Bafe – Bellevue Association, part of Bosch Alumni Network [Giuseppe de Simone, President]
Balkan Producing House [Kalki Aporia and Vivien von Abendorff, Founders]
Balkans Beyond Borders [Konstantina Karydi, Co-founder and Non-executive Director]
Bergen International Festival [Anders Beyer, Chief Executive & Artistic Director]
Beyond the Border Wales International Storytelling Festival [Naomi Wilds, Artistic Director]
BMW Foundation Herbert Quandt [Michael Schaefer, Chairman of the Board]
BOZAR [Paul Dujardin, CEO and Artistic Director]
Brave New World producties [Claudia Woolgar, Creative Producer]
Callias Foundation [Jan Moritz Onken, Artistic Director]
Calouste Gulbenkian Foundation [Rui Esgaio, Secretary General]
Calouste Gulbenkian Foundation UK Branch [Andrew Barnett, Director]
CaravanCultura [Yelena Kharitonova, Founder]
Chorus [Yannis Pappas, Co-founder & Treasurer]
Circostrada Network [Stéphane Segreto-Aguilar, Coordinator]
City Proms Festival [Margot Hoiting, Director]
CreArt. Network of Cities for Artistic Creation [María Mozo, Coordinator]
Cultural center “Nikola Djurkovic” Kotor [Milica Popovic, Marketing Consultant]
Culturepolis [Vasileios Laopodis, President and Founder]
Culture Action Europe [Tere Badia, Secretary General]
Culture Liverpool [Claire McColgan, Director]
De Balie [Yoeri Albrecht, Director]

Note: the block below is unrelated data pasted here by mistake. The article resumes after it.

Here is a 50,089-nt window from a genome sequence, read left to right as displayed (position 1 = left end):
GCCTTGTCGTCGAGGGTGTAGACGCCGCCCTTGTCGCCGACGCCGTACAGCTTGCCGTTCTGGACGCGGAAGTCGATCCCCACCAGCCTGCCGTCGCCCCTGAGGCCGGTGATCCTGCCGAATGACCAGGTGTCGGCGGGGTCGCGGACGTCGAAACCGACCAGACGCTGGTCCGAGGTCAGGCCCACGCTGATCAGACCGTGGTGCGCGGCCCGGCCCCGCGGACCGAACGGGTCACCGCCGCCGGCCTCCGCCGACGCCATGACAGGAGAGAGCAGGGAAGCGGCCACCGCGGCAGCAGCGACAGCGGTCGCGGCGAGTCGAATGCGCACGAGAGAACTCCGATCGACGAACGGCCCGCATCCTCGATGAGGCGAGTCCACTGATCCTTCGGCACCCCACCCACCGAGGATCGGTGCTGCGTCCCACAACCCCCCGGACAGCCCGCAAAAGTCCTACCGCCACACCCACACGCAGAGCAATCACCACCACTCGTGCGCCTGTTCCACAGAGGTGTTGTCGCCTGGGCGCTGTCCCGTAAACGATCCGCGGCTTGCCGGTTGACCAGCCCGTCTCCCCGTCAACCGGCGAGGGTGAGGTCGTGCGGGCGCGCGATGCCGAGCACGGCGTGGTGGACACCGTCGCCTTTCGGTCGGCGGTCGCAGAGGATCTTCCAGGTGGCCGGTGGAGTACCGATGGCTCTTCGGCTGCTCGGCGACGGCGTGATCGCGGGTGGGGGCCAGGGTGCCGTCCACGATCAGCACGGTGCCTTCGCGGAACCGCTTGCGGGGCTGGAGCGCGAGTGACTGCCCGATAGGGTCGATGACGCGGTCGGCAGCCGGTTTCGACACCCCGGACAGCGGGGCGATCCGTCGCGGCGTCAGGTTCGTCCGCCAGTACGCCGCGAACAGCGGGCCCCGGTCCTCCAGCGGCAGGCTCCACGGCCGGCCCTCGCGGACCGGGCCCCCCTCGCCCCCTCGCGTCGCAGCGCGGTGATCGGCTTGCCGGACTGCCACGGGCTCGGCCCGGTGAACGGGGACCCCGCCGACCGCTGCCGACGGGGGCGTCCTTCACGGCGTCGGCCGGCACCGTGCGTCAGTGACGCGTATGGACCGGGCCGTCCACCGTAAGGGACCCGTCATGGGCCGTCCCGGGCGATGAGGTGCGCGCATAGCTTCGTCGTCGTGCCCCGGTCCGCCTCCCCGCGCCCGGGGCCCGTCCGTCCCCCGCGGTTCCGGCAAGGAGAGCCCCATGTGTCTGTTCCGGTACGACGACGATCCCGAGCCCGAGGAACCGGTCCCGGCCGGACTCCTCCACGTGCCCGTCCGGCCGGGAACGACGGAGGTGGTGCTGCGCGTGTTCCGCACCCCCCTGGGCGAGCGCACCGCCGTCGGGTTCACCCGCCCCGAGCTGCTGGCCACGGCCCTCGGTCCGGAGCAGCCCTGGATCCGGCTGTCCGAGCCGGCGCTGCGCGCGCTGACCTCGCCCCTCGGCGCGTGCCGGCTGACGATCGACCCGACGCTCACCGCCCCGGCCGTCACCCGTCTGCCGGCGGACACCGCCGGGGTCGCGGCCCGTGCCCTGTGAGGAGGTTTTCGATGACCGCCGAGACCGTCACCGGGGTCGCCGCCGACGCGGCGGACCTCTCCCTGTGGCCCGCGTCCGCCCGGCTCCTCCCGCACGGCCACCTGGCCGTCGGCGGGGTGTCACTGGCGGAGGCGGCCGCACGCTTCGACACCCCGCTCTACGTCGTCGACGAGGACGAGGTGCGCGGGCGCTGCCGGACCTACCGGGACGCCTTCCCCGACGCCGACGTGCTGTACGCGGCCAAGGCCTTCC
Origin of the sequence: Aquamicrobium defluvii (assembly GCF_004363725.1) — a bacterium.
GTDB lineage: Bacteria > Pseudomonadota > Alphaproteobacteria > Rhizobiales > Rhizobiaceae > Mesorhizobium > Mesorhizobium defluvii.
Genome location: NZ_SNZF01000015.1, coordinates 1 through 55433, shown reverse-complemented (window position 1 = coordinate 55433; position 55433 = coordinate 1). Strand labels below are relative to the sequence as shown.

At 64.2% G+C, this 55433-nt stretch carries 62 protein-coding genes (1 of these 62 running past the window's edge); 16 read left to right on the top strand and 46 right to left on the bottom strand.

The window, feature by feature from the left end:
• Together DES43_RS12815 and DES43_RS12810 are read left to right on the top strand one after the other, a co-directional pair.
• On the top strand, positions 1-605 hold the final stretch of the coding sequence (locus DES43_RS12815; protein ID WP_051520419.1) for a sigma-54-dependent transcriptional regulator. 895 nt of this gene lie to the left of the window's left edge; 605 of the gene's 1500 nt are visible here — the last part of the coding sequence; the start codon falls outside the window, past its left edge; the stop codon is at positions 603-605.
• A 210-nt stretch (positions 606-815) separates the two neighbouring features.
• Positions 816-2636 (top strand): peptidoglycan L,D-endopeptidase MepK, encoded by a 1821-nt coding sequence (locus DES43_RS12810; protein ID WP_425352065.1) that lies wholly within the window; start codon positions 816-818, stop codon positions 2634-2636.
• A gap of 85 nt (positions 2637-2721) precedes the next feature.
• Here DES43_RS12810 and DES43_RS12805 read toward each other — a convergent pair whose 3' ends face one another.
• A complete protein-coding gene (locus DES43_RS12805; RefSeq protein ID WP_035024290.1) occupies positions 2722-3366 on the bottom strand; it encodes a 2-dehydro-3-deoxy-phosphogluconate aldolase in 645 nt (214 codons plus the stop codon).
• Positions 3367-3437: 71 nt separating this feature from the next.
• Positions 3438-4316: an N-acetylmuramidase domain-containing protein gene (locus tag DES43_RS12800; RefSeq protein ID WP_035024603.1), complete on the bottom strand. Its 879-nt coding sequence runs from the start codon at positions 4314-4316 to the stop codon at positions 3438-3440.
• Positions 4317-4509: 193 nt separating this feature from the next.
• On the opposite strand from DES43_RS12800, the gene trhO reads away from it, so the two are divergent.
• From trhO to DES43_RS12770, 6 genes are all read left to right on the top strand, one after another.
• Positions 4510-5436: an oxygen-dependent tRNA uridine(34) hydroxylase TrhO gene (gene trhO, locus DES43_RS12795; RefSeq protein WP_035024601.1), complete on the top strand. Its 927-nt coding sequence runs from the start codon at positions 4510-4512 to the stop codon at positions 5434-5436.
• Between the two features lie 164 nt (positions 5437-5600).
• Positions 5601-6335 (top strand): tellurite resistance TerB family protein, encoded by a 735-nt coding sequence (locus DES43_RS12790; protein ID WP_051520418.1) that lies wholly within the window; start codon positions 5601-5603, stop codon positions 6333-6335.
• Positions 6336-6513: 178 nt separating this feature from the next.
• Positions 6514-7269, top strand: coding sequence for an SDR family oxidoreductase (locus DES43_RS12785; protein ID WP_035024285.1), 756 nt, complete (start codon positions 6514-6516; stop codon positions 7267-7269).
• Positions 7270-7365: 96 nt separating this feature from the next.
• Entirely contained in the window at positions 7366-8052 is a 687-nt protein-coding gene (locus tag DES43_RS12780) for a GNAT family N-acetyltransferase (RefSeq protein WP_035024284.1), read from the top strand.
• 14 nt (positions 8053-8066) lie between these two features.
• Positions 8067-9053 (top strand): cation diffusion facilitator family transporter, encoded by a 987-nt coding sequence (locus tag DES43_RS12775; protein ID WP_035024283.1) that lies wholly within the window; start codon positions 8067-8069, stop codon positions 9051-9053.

Diadrasis [Laura – Melpomeni Tapini, Managing Director]
Deutsche Gesellschaft für Ur- und Frühgeschichte – DGUF [Diane Scherzler, President]
Donors and Foundations Networks in Europe – DAFNE [Max von Abendroth, Executive Director]
Dutch Culture [Cees de Graaff, Director]
ECHO – European Concert Hall Organisation [Andrew Manning, Secretary General]
EDN – European Dancehouse Network [Gaja Lužnik, Production and Network Manager]
East of Elsewhere [Clementine Butler-Gallie, Co-Founder]
EFA – European Festivals Association [Kathrin Deventer, Secretary General]
Eleusis 2021 European Capital of Culture [Maria Panayides, Chief Executive Director]
ELIA [Maria Hansen, Executive Director]
ENCC – European Network of Cultural Centers [Sara Turra, Coordinator]
Europa Nostra [Sneška Quaedvlieg – Mihailović, Secretary General]
Europa Nostra UK [Sara Crofts, Chair]
European Choral Association – Europa Cantat [Sonja Greiner, Secretary General]
European Community Foundation Initiative [Anja Böllhoff and James Magowan, Coordinating Directors]
European Creative Business Network [Bernd Fesel, Director]
European Democracy Lab [Marie Rosenkranz, Research Associate]
European Economic and Social Committee [Luca Jahier, President]
European Folk Network [Nod Knowles, Administrator]
European Foundation Centre [Massimo Lapucci, Chair and Gerry Salole, Chief Executive]
European Jazz Network [Giambattista Tofoni, General Manager]
European Music Council [Ruth Jakobi and Simone Dudt, Secretaries General]
European Press Prize [Thomas van Neerbos, Director]
eurozine [Filip Zieliński, Managing Director]
Erste Stiftung [Boris Marte, Deputy Chairman of the Board and Franz Karl Prüller, Senior Advisor]
Evens Foundation [the Evens Foundation team]
Franco-British Connections [Jean-Pascal Sibiet, Founder, Lise Peron, Vice-President, Harry Edwards, Vice-president, Alex Lake]
Fondation de Luxembourg [Tonika Hirdman, Directrice Générale]
Fondazione CRC [Giandomenico Genta, President, Ezio Raviola and Giuliano Viglione, Vice Presidents, Davide Merlino, Paolo Merlo, Michelangelo Pellegrino, PierGiorgio Reggio Members of the Board of Directors, and Andrea Silvestri, Managing Director]
Fondazione CRT [Massimo Lapucci, Secretary General and Stefania Coni, International project coordinator]